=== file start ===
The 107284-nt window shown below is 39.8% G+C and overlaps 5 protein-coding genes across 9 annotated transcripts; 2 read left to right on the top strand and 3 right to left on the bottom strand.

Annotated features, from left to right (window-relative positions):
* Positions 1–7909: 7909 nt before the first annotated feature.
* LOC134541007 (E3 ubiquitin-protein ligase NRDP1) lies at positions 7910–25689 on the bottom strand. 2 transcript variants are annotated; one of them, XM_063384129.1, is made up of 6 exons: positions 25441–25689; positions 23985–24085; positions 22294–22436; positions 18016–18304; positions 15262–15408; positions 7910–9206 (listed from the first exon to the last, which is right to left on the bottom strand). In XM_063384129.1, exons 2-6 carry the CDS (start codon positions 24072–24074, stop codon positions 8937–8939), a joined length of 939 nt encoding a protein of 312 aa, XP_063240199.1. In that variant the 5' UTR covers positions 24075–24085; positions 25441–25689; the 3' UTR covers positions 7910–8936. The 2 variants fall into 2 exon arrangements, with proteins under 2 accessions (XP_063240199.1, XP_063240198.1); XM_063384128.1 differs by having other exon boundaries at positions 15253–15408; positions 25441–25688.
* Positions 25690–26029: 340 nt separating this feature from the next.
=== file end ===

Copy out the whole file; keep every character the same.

The 107284-nt window shown below is 39.8% G+C and overlaps 5 protein-coding genes across 9 annotated transcripts; 2 read left to right on the top strand and 3 right to left on the bottom strand.

Annotated features, from left to right (window-relative positions):
* Positions 1–7909: 7909 nt before the first annotated feature.
* LOC134541007 (E3 ubiquitin-protein ligase NRDP1) lies at positions 7910–25689 on the bottom strand. 2 transcript variants are annotated; one of them, XM_063384129.1, is made up of 6 exons: positions 25441–25689; positions 23985–24085; positions 22294–22436; positions 18016–18304; positions 15262–15408; positions 7910–9206 (listed from the first exon to the last, which is right to left on the bottom strand). In XM_063384129.1, exons 2-6 carry the CDS (start codon positions 24072–24074, stop codon positions 8937–8939), a joined length of 939 nt encoding a protein of 312 aa, XP_063240199.1. In that variant the 5' UTR covers positions 24075–24085; positions 25441–25689; the 3' UTR covers positions 7910–8936. The 2 variants fall into 2 exon arrangements, with proteins under 2 accessions (XP_063240199.1, XP_063240198.1); XM_063384128.1 differs by having other exon boundaries at positions 15253–15408; positions 25441–25688.
* Positions 25690–26029: 340 nt separating this feature from the next.